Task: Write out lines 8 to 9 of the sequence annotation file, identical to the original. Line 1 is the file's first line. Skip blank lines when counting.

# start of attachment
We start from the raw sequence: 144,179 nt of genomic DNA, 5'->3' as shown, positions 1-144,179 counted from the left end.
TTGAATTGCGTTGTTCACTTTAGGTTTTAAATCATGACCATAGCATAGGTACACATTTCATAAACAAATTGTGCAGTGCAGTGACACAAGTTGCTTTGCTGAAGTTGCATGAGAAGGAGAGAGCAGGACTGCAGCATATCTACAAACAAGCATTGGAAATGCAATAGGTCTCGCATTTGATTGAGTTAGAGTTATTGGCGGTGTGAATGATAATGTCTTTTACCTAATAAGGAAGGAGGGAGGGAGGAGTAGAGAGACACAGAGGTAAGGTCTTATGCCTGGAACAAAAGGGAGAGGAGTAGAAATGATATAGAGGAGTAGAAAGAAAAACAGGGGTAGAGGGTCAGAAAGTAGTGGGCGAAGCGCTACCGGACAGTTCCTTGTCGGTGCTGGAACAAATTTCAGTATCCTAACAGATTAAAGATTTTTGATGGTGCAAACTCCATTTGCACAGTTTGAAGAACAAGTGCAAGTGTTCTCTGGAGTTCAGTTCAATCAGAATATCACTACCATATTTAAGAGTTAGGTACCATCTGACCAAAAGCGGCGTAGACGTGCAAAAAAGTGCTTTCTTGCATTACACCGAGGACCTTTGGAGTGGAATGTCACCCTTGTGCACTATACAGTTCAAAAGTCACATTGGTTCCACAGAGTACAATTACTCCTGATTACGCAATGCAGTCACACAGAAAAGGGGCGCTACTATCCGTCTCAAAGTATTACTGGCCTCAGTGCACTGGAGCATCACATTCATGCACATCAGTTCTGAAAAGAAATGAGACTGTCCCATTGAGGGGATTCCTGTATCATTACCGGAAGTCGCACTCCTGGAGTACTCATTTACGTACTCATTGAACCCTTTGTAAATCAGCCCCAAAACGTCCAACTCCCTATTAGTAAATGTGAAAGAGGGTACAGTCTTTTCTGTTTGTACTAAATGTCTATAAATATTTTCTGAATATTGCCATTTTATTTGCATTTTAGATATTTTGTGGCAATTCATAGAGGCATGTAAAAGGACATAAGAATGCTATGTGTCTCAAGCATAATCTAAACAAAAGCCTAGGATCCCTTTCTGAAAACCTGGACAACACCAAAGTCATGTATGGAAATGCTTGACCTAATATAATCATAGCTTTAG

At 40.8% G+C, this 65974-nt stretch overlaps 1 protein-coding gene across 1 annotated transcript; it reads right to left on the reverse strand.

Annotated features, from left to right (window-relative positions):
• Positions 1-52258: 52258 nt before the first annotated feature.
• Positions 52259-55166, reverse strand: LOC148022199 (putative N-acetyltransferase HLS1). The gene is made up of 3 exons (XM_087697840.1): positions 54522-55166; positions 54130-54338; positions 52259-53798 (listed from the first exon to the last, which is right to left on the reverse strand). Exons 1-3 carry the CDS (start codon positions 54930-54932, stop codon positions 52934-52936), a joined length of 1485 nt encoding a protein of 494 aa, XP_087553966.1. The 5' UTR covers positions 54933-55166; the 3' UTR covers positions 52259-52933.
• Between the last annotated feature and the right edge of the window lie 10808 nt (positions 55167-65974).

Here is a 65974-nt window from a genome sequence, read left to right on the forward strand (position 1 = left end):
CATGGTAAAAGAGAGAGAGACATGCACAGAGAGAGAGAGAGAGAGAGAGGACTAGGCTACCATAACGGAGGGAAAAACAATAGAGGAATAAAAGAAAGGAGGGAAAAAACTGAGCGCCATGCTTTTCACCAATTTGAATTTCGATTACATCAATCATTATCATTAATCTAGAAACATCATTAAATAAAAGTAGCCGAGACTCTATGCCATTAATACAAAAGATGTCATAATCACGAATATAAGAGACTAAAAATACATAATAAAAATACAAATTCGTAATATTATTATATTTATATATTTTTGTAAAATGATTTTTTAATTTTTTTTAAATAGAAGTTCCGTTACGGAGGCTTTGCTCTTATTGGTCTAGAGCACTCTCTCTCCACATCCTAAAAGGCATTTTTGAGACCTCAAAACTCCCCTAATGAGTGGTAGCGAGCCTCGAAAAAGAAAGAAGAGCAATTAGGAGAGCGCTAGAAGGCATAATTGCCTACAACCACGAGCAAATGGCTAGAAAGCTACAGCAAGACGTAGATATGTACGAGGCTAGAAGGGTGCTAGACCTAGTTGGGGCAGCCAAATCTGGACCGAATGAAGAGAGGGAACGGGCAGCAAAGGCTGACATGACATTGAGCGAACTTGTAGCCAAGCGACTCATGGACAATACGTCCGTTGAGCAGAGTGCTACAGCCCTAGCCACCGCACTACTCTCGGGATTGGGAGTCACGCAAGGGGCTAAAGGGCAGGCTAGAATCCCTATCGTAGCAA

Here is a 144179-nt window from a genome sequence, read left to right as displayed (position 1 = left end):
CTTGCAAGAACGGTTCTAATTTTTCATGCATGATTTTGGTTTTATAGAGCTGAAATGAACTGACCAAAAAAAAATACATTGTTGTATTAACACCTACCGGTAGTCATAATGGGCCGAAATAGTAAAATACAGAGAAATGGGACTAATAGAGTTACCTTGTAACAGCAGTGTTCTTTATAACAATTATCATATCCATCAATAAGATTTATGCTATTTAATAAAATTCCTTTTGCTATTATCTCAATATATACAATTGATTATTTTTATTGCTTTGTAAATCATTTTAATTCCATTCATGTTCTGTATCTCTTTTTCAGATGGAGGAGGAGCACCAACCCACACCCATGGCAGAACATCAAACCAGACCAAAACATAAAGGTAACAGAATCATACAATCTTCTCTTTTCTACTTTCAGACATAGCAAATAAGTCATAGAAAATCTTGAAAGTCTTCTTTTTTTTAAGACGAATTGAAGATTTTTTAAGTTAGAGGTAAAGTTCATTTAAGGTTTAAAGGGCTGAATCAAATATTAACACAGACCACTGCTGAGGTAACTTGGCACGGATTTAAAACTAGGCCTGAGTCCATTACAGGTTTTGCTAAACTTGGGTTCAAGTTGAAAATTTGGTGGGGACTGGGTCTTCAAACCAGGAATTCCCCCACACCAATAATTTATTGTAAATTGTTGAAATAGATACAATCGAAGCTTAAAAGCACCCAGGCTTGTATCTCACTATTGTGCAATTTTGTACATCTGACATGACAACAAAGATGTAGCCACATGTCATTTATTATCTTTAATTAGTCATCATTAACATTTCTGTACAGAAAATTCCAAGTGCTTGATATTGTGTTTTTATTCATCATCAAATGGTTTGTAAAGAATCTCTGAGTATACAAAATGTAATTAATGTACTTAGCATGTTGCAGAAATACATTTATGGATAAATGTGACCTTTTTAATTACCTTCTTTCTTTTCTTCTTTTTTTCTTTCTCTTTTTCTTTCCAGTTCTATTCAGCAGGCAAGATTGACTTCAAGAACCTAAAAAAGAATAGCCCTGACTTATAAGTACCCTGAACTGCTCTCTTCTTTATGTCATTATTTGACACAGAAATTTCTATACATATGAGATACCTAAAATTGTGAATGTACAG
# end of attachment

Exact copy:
Here is a 65974-nt window from a genome sequence, read left to right on the forward strand (position 1 = left end):
CATGGTAAAAGAGAGAGAGACATGCACAGAGAGAGAGAGAGAGAGAGAGGACTAGGCTACCATAACGGAGGGAAAAACAATAGAGGAATAAAAGAAAGGAGGGAAAAAACTGAGCGCCATGCTTTTCACCAATTTGAATTTCGATTACATCAATCATTATCATTAATCTAGAAACATCATTAAATAAAAGTAGCCGAGACTCTATGCCATTAATACAAAAGATGTCATAATCACGAATATAAGAGACTAAAAATACATAATAAAAATACAAATTCGTAATATTATTATATTTATATATTTTTGTAAAATGATTTTTTAATTTTTTTTAAATAGAAGTTCCGTTACGGAGGCTTTGCTCTTATTGGTCTAGAGCACTCTCTCTCCACATCCTAAAAGGCATTTTTGAGACCTCAAAACTCCCCTAATGAGTGGTAGCGAGCCTCGAAAAAGAAAGAAGAGCAATTAGGAGAGCGCTAGAAGGCATAATTGCCTACAACCACGAGCAAATGGCTAGAAAGCTACAGCAAGACGTAGATATGTACGAGGCTAGAAGGGTGCTAGACCTAGTTGGGGCAGCCAAATCTGGACCGAATGAAGAGAGGGAACGGGCAGCAAAGGCTGACATGACATTGAGCGAACTTGTAGCCAAGCGACTCATGGACAATACGTCCGTTGAGCAGAGTGCTACAGCCCTAGCCACCGCACTACTCTCGGGATTGGGAGTCACGCAAGGGGCTAAAGGGCAGGCTAGAATCCCTATCGTAGCAA